Legislative Assembly for the ACT: 2009 Week 13 Hansard (Thursday, 12 November 2009) . . Page.. 4912 ..
order 169. This, too, requires me under standing order 170 to rule the bill out of order and order that it be withdrawn from the notice paper.
Standing and temporary orders—suspension
MR DOSZPOT (Brindabella) (10:04): I move:
That so much of standing and temporary orders be suspended as would prevent the Education Amendment Bill (No 2) being restored to the Notice Paper and that consideration on the bill resumed at the stage reached.
There is a strong case to suspend standing orders today and there is a strong case to debate the issue of suspensions again in this place. The Education Amendment Bill (No 2) will provide important powers for principals and these powers should be in place by the start of the 2010 school year. The minister did not provide a good enough reason not to support the amendments that the opposition put forward to his original bill when the issue was originally debated.
The government must vote to suspend standing orders so that we can at least have the debate again based on the new bill. Other than being bloody minded and stubborn, there is no logical reason for the government to prevent this new and improved bill from being debated and no logical reason not to support the suspension of standing orders in order that we may do just that.
The bill we will debate, should standing orders be suspended, is in essence the minister’s work. We acknowledge that. The bill took the elements of the minister’s bill and all the hard work of the department and combined it with a compromise. It is a compromise that allows more autonomy and provides intra and inter-jurisdiction parity for ACT school principals with their counterparts in other states. Why would the minister not want the opportunity to see the work of his department and the will of the principals of ACT schools come to fruition? Why would the government not suspend standing orders today to do this?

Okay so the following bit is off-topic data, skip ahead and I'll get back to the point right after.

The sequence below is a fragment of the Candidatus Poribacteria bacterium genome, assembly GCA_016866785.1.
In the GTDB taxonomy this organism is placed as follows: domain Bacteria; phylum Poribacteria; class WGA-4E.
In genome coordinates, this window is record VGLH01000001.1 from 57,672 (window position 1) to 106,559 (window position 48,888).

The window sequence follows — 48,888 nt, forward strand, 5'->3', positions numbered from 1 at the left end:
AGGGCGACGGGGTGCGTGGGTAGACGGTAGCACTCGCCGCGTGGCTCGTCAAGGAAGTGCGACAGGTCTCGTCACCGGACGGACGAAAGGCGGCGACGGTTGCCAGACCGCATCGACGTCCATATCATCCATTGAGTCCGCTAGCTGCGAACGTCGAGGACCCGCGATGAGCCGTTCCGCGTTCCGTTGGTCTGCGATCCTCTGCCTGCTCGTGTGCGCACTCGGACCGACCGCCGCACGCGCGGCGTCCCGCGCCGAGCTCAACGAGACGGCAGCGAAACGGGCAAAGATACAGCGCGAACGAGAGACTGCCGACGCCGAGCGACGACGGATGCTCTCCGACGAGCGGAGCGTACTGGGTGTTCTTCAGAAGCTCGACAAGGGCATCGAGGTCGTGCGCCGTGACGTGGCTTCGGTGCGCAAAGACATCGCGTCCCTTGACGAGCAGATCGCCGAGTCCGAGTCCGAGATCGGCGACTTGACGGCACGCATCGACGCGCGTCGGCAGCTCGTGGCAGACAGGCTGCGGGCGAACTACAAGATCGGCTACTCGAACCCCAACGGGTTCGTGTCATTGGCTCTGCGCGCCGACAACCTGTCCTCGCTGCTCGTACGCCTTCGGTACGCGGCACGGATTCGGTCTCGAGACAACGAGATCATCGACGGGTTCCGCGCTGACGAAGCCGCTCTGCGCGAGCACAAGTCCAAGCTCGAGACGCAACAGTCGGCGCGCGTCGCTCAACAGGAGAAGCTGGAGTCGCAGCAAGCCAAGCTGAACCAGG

The opposition and the government fundamentally agree on the basic premise of the bill. But, unfortunately, during the previous debate on this issue, the minister let politics get in the way and refused to compromise. I and the opposition have provided an opportunity this week for the government to reassess their position and, in doing so we, together, can provide our ACT school principals with the autonomy and the power to make decisions. Standing orders can and should be suspended to do this.
The education minister, Andrew Barr, indicated even before he had looked at our new bill that he will refuse to consider giving school principals stronger suspension powers and telegraphed his intention to use standing orders to block this legislation. This attitude does not and will not change anything for the principals of the school communities of the ACT.
We have listened to the key stakeholders and included recommendations through guidelines such as when suspensions are sanctioned for a significant length of time they should be accompanied by guidelines that provide support for both the student